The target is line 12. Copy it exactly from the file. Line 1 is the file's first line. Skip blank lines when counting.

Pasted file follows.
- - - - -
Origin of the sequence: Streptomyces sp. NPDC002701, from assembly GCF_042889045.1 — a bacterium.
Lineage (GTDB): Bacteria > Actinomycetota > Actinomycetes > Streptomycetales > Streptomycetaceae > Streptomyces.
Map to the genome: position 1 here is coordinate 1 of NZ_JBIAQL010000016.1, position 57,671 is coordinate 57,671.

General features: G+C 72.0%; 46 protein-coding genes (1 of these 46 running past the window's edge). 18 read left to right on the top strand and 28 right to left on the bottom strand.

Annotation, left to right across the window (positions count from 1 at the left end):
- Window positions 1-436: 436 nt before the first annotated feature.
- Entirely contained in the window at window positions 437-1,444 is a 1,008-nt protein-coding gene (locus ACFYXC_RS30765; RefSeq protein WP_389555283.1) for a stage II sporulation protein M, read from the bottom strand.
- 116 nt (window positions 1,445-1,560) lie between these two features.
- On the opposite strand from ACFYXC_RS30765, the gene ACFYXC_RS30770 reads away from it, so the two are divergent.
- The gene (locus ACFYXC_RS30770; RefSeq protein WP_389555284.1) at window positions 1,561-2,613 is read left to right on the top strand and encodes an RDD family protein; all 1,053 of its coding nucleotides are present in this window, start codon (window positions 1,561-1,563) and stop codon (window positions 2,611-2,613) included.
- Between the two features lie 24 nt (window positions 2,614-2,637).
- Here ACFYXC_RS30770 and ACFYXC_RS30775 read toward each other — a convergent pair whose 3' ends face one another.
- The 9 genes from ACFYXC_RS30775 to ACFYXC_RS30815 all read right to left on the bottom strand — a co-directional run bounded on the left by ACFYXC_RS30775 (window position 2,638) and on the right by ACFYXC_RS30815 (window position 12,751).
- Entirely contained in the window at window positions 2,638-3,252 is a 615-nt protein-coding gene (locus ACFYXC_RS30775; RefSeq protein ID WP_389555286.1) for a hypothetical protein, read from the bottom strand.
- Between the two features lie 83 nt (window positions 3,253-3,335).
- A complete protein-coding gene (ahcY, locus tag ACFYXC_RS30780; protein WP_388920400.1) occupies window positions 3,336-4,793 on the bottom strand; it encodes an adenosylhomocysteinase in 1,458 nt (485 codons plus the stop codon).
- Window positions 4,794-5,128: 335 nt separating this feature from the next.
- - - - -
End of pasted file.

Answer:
- Here ACFYXC_RS30770 and ACFYXC_RS30775 read toward each other — a convergent pair whose 3' ends face one another.